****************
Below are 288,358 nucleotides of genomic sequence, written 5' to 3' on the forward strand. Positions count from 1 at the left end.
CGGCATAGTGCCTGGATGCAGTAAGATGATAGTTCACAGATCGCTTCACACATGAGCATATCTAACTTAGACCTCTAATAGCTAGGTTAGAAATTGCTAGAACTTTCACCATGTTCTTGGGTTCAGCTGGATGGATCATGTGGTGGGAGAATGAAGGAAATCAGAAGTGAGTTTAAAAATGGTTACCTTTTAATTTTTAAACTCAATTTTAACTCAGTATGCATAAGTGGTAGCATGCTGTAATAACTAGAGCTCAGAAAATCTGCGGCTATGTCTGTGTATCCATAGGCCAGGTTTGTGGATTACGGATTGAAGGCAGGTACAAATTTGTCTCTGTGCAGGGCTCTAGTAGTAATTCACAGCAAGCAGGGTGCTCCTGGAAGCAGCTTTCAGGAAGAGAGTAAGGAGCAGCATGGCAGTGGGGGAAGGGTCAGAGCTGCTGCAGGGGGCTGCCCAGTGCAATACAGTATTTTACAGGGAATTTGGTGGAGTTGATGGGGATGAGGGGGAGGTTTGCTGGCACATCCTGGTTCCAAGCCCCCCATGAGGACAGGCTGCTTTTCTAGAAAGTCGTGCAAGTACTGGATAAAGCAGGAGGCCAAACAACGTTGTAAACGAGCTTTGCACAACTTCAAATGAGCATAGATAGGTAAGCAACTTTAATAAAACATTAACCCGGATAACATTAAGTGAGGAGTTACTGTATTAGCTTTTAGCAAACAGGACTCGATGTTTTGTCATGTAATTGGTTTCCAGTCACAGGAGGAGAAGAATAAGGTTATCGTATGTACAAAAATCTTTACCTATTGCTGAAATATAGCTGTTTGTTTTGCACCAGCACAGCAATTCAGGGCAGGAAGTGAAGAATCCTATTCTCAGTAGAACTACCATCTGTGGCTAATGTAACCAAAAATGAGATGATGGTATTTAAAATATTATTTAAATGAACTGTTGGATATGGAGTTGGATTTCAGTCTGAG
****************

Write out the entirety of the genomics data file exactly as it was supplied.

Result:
Below are 288,358 nucleotides of genomic sequence, written 5' to 3' on the forward strand. Positions count from 1 at the left end.
CGGCATAGTGCCTGGATGCAGTAAGATGATAGTTCACAGATCGCTTCACACATGAGCATATCTAACTTAGACCTCTAATAGCTAGGTTAGAAATTGCTAGAACTTTCACCATGTTCTTGGGTTCAGCTGGATGGATCATGTGGTGGGAGAATGAAGGAAATCAGAAGTGAGTTTAAAAATGGTTACCTTTTAATTTTTAAACTCAATTTTAACTCAGTATGCATAAGTGGTAGCATGCTGTAATAACTAGAGCTCAGAAAATCTGCGGCTATGTCTGTGTATCCATAGGCCAGGTTTGTGGATTACGGATTGAAGGCAGGTACAAATTTGTCTCTGTGCAGGGCTCTAGTAGTAATTCACAGCAAGCAGGGTGCTCCTGGAAGCAGCTTTCAGGAAGAGAGTAAGGAGCAGCATGGCAGTGGGGGAAGGGTCAGAGCTGCTGCAGGGGGCTGCCCAGTGCAATACAGTATTTTACAGGGAATTTGGTGGAGTTGATGGGGATGAGGGGGAGGTTTGCTGGCACATCCTGGTTCCAAGCCCCCCATGAGGACAGGCTGCTTTTCTAGAAAGTCGTGCAAGTACTGGATAAAGCAGGAGGCCAAACAACGTTGTAAACGAGCTTTGCACAACTTCAAATGAGCATAGATAGGTAAGCAACTTTAATAAAACATTAACCCGGATAACATTAAGTGAGGAGTTACTGTATTAGCTTTTAGCAAACAGGACTCGATGTTTTGTCATGTAATTGGTTTCCAGTCACAGGAGGAGAAGAATAAGGTTATCGTATGTACAAAAATCTTTACCTATTGCTGAAATATAGCTGTTTGTTTTGCACCAGCACAGCAATTCAGGGCAGGAAGTGAAGAATCCTATTCTCAGTAGAACTACCATCTGTGGCTAATGTAACCAAAAATGAGATGATGGTATTTAAAATATTATTTAAATGAACTGTTGGATATGGAGTTGGATTTCAGTCTGAG